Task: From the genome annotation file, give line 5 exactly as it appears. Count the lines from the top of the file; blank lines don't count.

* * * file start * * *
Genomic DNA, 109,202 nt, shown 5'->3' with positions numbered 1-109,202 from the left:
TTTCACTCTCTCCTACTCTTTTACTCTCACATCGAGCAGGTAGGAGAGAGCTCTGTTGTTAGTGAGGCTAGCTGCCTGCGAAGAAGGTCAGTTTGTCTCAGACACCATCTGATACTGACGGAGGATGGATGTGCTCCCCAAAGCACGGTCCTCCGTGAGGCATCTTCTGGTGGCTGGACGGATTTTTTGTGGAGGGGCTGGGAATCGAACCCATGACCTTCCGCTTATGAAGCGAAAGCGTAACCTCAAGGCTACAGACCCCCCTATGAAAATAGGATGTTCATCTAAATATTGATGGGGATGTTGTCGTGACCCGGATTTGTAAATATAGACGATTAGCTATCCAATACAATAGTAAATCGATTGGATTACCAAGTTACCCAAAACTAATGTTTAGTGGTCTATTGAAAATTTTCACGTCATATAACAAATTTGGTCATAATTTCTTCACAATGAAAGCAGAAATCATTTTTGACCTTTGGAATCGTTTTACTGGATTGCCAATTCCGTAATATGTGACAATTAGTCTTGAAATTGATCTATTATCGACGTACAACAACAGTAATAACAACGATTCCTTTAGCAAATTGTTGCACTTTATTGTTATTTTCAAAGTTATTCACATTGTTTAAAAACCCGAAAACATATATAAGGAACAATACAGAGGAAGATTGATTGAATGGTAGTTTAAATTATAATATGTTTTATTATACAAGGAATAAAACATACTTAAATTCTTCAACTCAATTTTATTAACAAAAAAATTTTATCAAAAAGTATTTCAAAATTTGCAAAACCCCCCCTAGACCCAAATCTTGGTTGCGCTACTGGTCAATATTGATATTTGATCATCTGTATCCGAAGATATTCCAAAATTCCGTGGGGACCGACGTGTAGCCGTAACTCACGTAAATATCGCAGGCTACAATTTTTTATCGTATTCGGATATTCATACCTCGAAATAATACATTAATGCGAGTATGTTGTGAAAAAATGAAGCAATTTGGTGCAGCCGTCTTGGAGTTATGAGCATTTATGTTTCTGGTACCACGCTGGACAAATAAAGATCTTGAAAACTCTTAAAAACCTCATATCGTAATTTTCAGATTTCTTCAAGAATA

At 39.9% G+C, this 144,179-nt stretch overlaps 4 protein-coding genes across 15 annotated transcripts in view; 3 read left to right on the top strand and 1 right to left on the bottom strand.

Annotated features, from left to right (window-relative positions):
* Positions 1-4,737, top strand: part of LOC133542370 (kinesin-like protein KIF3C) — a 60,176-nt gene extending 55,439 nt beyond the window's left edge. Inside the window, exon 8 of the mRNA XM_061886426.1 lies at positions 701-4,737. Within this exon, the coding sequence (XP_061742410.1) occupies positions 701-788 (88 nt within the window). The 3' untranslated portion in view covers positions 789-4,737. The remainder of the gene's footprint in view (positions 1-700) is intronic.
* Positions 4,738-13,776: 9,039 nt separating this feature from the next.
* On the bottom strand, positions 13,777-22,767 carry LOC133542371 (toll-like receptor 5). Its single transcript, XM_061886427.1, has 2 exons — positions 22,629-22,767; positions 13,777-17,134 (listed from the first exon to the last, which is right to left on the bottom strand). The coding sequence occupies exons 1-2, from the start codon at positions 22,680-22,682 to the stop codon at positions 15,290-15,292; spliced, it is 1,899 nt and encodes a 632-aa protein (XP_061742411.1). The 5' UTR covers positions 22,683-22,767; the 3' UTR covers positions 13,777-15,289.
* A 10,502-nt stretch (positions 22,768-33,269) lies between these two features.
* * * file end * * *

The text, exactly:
* Positions 1-4,737, top strand: part of LOC133542370 (kinesin-like protein KIF3C) — a 60,176-nt gene extending 55,439 nt beyond the window's left edge. Inside the window, exon 8 of the mRNA XM_061886426.1 lies at positions 701-4,737. Within this exon, the coding sequence (XP_061742410.1) occupies positions 701-788 (88 nt within the window). The 3' untranslated portion in view covers positions 789-4,737. The remainder of the gene's footprint in view (positions 1-700) is intronic.